Boosting the number of bilingual teachers
Newly accredited UCI program will help meet increasing demand for K-12 dual language immersion instructors
At least 30 local K-12 schools, plus more than 1,000 others across California, offer dual language immersion programs – and demand keeps growing. Now, a collaboration between UCI’s School of Education and School of Humanities will help meet the increasing need for well-trained and qualified bilingual education teachers in Orange County and beyond.
Beginning this summer, the School of Education’s Master of Arts in Teaching + Credential Program will offer a Spanish Bilingual Authorization Program option, accredited by the California Commission on Teacher Credentialing. Moreover, the program provides a direct pathway for undergraduates pursuing the Spanish/English bilingual education minor offered by the School of Humanities. Students who complete the minor and then enroll in the BAP will be eligible to waive one of the state credential tests required to become a bilingual teacher.
“In the last few years, UCI has become a hub for bilingualism studies and research in Southern California,” says Julio Torres, associate professor of Spanish and Portuguese and director of the minor. “We are thrilled that this includes the preparation of future teachers in dual immersion schools who will have gained the knowledge and experience to promote the development and sustainability of a bilingual student population in California.”
Building career paths
In K-12 dual language immersion programs, students learn and are taught in both English and a second language, helping them achieve academic, bilingual and biliterate proficiency while also developing sociocultural competence. Participants can even earn an official Seal of Biliteracy on their high school diploma.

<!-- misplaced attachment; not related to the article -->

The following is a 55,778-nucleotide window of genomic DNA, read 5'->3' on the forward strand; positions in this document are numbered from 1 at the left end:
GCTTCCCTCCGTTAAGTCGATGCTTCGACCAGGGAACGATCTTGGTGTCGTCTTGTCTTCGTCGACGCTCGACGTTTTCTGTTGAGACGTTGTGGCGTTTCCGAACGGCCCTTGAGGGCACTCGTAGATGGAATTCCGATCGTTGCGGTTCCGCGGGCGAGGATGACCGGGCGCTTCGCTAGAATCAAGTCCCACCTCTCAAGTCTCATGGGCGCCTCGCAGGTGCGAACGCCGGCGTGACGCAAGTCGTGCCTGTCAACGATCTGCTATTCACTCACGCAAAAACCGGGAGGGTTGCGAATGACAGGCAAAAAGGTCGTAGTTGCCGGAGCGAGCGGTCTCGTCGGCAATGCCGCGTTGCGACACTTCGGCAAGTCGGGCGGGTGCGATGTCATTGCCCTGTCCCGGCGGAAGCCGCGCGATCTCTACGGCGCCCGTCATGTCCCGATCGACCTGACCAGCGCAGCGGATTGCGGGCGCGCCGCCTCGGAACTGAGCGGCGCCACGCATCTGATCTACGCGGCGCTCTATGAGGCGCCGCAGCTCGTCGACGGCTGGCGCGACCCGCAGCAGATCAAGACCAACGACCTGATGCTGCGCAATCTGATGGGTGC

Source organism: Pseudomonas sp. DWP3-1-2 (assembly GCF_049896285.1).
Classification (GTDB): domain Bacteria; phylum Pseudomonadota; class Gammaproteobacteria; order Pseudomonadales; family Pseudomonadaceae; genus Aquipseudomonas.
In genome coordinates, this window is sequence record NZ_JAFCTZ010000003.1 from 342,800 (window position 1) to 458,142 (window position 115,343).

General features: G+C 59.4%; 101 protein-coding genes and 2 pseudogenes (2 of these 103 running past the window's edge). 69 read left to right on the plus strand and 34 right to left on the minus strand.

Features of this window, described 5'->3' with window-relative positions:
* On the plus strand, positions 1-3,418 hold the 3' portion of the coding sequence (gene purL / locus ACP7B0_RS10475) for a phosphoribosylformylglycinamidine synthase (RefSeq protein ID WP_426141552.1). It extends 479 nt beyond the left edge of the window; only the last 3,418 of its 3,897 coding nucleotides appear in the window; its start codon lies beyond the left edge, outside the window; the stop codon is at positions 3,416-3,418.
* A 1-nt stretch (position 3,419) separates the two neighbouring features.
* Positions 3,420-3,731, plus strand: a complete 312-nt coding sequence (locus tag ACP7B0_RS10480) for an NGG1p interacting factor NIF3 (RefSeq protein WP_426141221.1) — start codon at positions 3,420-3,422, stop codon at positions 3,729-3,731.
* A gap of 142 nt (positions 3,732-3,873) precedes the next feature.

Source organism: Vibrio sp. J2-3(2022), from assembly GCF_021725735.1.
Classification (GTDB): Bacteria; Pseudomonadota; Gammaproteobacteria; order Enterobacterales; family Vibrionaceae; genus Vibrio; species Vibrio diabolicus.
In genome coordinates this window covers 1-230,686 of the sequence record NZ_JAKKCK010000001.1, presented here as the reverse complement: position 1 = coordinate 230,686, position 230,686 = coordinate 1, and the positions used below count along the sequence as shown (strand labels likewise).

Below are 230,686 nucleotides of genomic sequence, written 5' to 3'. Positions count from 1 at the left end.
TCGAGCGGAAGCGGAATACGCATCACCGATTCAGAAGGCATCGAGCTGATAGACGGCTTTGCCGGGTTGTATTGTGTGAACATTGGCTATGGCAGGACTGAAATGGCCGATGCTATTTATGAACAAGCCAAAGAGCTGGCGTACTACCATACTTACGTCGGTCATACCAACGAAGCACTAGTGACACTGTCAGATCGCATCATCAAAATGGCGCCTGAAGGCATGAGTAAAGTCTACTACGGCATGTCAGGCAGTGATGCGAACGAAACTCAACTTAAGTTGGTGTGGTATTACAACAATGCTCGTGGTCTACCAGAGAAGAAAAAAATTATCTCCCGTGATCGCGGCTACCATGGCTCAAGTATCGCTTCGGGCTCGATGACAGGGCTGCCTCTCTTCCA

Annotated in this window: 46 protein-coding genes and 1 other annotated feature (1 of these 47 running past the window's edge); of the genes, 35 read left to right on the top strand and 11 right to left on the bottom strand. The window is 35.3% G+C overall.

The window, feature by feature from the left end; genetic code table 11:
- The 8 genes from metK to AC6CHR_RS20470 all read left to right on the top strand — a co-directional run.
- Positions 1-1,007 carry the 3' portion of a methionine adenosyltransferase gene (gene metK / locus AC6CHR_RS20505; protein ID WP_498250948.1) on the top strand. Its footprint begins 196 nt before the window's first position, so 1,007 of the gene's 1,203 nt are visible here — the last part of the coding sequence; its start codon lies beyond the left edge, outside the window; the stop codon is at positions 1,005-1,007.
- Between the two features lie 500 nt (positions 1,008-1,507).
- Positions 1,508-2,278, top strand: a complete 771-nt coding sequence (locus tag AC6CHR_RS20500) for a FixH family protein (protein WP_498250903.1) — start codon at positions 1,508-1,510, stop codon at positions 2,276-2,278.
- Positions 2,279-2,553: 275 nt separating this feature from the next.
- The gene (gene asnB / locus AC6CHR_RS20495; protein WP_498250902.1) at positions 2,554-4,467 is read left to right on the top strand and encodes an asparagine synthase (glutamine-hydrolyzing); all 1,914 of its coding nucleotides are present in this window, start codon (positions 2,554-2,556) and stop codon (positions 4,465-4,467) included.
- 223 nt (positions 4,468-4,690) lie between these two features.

UCI’s bilingual education minor – the only one of its kind in the UC system – was launched in 2018 in response to increasing demand for dual language immersion teachers. Taught by faculty in the School of Humanities and the School of Education, the minor provides students with foundational knowledge on issues in bilingual education and hands-on experience in a classroom. Forty-five undergraduates from a broad range of majors – including biology, Chinese studies, education sciences, English and mathematics – are currently enrolled in the minor.
One of them is Alondra Perez, a senior double majoring in Spanish and education sciences and president of the undergraduate Bilingual Teacher Student Association, who chose the minor to better prepare herself to become a dual language immersion teacher.
“As a native Spanish speaker, I love learning how students are able to learn and become biliterate in both English and Spanish,” says the first-generation college student.
This summer, Perez will be in the first cohort of aspiring teachers to participate in the newly accredited Bilingual Authorization Program as she pursues her master’s and credential at UCI.
Training future teachers
Over the past decade, UCI’s MAT program has produced more than 100 bilingual instructors, and the state-accredited BAP – combined with the minor in bilingual education – will further strengthen the pipeline of such teachers from UCI.
“The BAP will provide our talented MAT students with the skills necessary to excel as leaders of dual immersion programs and instruction,” says Richard Arum, dean of the School of Education.
As part of their training, qualified MAT BAP students will work with a master teacher in a local dual language immersion classroom. UCI currently partners with the Anaheim Elementary, Capistrano Unified, Garden Grove Unified, Magnolia, Newport-Mesa Unified, Saddleback Valley Unified and Santa Ana Unified school districts.
Tyrus Miller, dean of the School of Humanities, says that the undergraduate bilingual education minor and the BAP master’s track are examples of the power of collaboration to meet an important need for the people of California.
“In the humanities, we emphasize the importance of language learning and cultural knowledge for our students, who will live in an increasingly diverse society and work in multilingual professional environments,” Miller says. “Through this partnership with the School of Education, we are equipping our future teachers with skills to help bilingual K-12 students excel and thrive in school and beyond.”